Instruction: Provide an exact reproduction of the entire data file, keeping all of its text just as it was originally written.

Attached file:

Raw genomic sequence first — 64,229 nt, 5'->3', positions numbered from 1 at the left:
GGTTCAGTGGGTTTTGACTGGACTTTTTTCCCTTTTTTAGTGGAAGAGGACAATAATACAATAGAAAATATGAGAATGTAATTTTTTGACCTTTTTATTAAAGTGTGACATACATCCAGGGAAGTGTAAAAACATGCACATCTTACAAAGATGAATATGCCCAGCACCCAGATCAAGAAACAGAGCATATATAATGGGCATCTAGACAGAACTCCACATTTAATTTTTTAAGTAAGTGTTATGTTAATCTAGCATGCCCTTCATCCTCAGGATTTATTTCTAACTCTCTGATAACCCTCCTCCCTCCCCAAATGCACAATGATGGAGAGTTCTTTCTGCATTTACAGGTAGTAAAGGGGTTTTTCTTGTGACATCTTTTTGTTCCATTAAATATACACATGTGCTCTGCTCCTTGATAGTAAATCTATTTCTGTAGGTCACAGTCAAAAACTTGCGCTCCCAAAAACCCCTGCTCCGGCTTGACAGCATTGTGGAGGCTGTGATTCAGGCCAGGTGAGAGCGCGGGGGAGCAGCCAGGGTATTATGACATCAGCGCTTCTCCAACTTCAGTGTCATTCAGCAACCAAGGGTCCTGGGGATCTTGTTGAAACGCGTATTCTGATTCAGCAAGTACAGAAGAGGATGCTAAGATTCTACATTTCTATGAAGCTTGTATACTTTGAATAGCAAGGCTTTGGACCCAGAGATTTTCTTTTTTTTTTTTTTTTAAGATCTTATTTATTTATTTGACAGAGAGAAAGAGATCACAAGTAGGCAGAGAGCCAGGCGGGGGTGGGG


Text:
Raw genomic sequence first — 64,229 nt, 5'->3', positions numbered from 1 at the left:
GGTTCAGTGGGTTTTGACTGGACTTTTTTCCCTTTTTTAGTGGAAGAGGACAATAATACAATAGAAAATATGAGAATGTAATTTTTTGACCTTTTTATTAAAGTGTGACATACATCCAGGGAAGTGTAAAAACATGCACATCTTACAAAGATGAATATGCCCAGCACCCAGATCAAGAAACAGAGCATATATAATGGGCATCTAGACAGAACTCCACATTTAATTTTTTAAGTAAGTGTTATGTTAATCTAGCATGCCCTTCATCCTCAGGATTTATTTCTAACTCTCTGATAACCCTCCTCCCTCCCCAAATGCACAATGATGGAGAGTTCTTTCTGCATTTACAGGTAGTAAAGGGGTTTTTCTTGTGACATCTTTTTGTTCCATTAAATATACACATGTGCTCTGCTCCTTGATAGTAAATCTATTTCTGTAGGTCACAGTCAAAAACTTGCGCTCCCAAAAACCCCTGCTCCGGCTTGACAGCATTGTGGAGGCTGTGATTCAGGCCAGGTGAGAGCGCGGGGGAGCAGCCAGGGTATTATGACATCAGCGCTTCTCCAACTTCAGTGTCATTCAGCAACCAAGGGTCCTGGGGATCTTGTTGAAACGCGTATTCTGATTCAGCAAGTACAGAAGAGGATGCTAAGATTCTACATTTCTATGAAGCTTGTATACTTTGAATAGCAAGGCTTTGGACCCAGAGATTTTCTTTTTTTTTTTTTTTTAAGATCTTATTTATTTATTTGACAGAGAGAAAGAGATCACAAGTAGGCAGAGAGCCAGGCGGGGGTGGGG